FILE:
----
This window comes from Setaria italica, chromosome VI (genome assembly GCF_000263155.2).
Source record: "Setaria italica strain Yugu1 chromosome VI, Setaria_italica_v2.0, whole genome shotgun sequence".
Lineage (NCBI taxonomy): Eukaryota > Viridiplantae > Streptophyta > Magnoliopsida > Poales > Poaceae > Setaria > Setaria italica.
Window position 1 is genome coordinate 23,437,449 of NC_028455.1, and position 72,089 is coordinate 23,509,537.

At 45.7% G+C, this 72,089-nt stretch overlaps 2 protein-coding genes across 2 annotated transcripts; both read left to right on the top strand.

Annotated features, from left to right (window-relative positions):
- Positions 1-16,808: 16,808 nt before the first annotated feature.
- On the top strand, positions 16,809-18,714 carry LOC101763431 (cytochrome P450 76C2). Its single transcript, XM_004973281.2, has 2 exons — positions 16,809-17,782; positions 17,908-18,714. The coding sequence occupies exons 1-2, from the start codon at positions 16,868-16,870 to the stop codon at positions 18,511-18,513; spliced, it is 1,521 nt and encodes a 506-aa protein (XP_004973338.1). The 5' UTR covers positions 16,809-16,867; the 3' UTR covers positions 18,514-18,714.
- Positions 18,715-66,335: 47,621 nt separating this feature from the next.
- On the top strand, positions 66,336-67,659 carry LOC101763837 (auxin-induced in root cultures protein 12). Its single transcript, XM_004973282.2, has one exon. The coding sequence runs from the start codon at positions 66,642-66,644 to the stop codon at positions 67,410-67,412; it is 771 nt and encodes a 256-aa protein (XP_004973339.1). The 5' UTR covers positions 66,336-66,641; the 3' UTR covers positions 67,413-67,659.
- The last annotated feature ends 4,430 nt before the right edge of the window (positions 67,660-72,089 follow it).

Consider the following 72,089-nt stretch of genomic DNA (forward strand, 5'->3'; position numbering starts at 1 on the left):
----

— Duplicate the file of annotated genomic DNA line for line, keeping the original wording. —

This window comes from Setaria italica, chromosome VI (genome assembly GCF_000263155.2).
Source record: "Setaria italica strain Yugu1 chromosome VI, Setaria_italica_v2.0, whole genome shotgun sequence".
Lineage (NCBI taxonomy): Eukaryota > Viridiplantae > Streptophyta > Magnoliopsida > Poales > Poaceae > Setaria > Setaria italica.
Window position 1 is genome coordinate 23,437,449 of NC_028455.1, and position 72,089 is coordinate 23,509,537.

At 45.7% G+C, this 72,089-nt stretch overlaps 2 protein-coding genes across 2 annotated transcripts; both read left to right on the top strand.

Annotated features, from left to right (window-relative positions):
- Positions 1-16,808: 16,808 nt before the first annotated feature.
- On the top strand, positions 16,809-18,714 carry LOC101763431 (cytochrome P450 76C2). Its single transcript, XM_004973281.2, has 2 exons — positions 16,809-17,782; positions 17,908-18,714. The coding sequence occupies exons 1-2, from the start codon at positions 16,868-16,870 to the stop codon at positions 18,511-18,513; spliced, it is 1,521 nt and encodes a 506-aa protein (XP_004973338.1). The 5' UTR covers positions 16,809-16,867; the 3' UTR covers positions 18,514-18,714.
- Positions 18,715-66,335: 47,621 nt separating this feature from the next.
- On the top strand, positions 66,336-67,659 carry LOC101763837 (auxin-induced in root cultures protein 12). Its single transcript, XM_004973282.2, has one exon. The coding sequence runs from the start codon at positions 66,642-66,644 to the stop codon at positions 67,410-67,412; it is 771 nt and encodes a 256-aa protein (XP_004973339.1). The 5' UTR covers positions 66,336-66,641; the 3' UTR covers positions 67,413-67,659.
- The last annotated feature ends 4,430 nt before the right edge of the window (positions 67,660-72,089 follow it).

Consider the following 72,089-nt stretch of genomic DNA (forward strand, 5'->3'; position numbering starts at 1 on the left):